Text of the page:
It's hard to find a more sleep-inducing element in sports right now than the opening stages of a Tennessee men's basketball game inside Thompson-Boling Arena.
The No. 22 Volunteers trailed 8-3 through the first five minutes of Tuesday night's eventual 66-46 whipping of South Carolina, and they were down 13-2 after 10 minutes of a 66-60 overtime topping of Ole Miss on Jan. 5. These slow starts have quickly turned Thompson-Boling into a 21,678-seat morgue, but freshman point guard Zakai Zeigler has been coming off the bench to liven up the place.
"When he comes in the game, everything is going to change," Tennessee seventh-year coach Rick Barnes said in a news conference after Tuesday's win. "The tempo is going to change. All year long, he has come in and just brings that energy. He's fearless, and he's not going to back down from anybody."
Zeigler is the smallest member of this season's Vols, who will carry an 11-4 overall record and a 2-2 Southeastern Conference mark into Saturday's 1 p.m. showdown at No. 18 Kentucky (13-3, 3-1) on ESPN. At 5-foot-9 and 167 pounds, Zeigler is actually the smallest Tennessee scholarship player in more than 40 years.
Yet the Long Island resident keeps coming up big.
Zeigler's layup at the 14:45 mark of Tuesday's triumph marked Tennessee's first basket of the evening, and he would wind up with 11 points on 5-of-8 shooting that included a made 3-pointer. His 22 minutes of action also contained four assists, four steals, one rebound and an immeasurable spark.
"It wasn't as much about doing anything offensively as it was just bringing any type of energy that could boost us up and get us on a roll and get going," Zeigler said. "That's with any other game. When I come off the bench, I just want to bring that energy. I don't want any letdowns."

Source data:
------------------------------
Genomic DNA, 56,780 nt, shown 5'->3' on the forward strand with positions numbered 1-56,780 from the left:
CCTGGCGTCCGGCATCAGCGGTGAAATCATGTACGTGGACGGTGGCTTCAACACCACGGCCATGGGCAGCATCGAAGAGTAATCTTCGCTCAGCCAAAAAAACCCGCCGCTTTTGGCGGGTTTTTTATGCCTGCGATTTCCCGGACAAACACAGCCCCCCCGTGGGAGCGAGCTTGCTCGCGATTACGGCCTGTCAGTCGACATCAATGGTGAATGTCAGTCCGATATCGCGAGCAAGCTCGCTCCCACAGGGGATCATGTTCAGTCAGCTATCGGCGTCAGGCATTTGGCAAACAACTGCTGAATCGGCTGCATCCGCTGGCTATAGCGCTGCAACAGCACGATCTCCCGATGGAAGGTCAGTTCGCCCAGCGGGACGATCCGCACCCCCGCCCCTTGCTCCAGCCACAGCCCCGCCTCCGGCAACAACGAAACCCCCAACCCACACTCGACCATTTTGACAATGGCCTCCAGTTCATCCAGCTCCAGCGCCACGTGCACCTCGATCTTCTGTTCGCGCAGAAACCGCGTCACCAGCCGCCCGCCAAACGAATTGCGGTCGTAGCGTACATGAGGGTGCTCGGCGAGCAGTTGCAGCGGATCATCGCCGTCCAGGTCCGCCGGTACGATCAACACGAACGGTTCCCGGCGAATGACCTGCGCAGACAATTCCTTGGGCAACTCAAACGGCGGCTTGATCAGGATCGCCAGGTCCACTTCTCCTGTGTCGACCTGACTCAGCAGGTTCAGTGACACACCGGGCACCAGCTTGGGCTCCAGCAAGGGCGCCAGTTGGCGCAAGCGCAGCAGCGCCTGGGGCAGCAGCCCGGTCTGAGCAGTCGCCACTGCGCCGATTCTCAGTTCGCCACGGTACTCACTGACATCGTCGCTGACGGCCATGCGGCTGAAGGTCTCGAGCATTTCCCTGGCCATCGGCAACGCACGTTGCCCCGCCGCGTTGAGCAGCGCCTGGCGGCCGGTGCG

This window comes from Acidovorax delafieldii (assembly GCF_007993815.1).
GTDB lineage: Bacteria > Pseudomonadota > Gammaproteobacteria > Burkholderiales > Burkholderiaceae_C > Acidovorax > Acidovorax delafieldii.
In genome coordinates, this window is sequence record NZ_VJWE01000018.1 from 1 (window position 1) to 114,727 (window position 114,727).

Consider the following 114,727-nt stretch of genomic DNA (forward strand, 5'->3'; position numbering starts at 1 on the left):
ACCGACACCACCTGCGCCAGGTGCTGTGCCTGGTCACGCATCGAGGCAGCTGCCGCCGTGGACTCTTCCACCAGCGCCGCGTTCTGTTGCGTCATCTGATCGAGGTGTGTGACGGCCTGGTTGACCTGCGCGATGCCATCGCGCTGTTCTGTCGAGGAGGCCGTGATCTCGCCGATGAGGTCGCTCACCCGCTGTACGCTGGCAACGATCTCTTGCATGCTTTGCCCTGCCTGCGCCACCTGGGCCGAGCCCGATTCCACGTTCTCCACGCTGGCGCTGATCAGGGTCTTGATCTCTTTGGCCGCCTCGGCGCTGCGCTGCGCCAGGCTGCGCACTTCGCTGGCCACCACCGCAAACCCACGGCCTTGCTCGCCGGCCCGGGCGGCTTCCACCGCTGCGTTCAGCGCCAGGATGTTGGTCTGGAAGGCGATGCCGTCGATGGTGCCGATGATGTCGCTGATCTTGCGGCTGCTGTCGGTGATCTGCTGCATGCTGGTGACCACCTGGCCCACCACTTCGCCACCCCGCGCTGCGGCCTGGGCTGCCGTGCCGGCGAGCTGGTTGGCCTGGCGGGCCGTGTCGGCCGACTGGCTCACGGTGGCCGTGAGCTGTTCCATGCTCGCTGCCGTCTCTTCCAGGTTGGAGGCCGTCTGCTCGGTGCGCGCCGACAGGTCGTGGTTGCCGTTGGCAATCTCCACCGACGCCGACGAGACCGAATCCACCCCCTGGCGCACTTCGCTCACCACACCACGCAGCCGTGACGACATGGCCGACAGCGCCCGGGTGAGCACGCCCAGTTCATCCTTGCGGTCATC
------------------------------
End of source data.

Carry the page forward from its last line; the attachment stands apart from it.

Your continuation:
In the win over Ole Miss, Zeigler collected eight points, five rebounds, five steals and three assists in 28 minutes. He is averaging 18.9 minutes and 6.9 points per contest, having also tallied 39 assists and 24 steals while committing 21 turnovers.
Zeigler's most memorable performance was scoring 18 points without a single turnover in the 89-72 thumping of North Carolina on Nov. 21, but defense is the favorite aspect to his game. In fact, he believes college basketball doesn't have a better defender out there.
"I just look at it as me and him. Who's the better man? I'm going to stop him," Zeigler said. "That's the mindset I come in with at any time. If I do get beat here and there, I know that I'm playing along with the best defensive team in the country. My guys have my back no matter what, and I have their back no matter what.
"If it's one-on-one defense, though, I feel like I'm going to win."
The New York City area has been beyond kind to Tennessee basketball through the years with the likes of Bernard King, Ernie Grunfeld, Howard Wood, Tobias Harris and Kevin Punter, and Zeigler has quickly shown the desire to keep that tradition going. Starting point guard Kennedy Chandler certainly arrived with more hype and has displayed his five-star status on multiple occasions, but junior forward Olivier Nkamhoua recently referred to Zeigler and junior guard Santiago Vescovi as "the heart and soul of our team."
Barnes this week linked Zeigler and Vescovi due to their elite conditioning, and it's hard to find a more consistent or reliable player on Tennessee's roster right now.
"We keep up with how many miles guys have run since the very first day of practice, and he and Santi are way out in front," Barnes said. "There is no doubt our team has a lot of confidence when Zakai comes in the game, because they know he's going to fight and scratch for anything he has to do to help the team."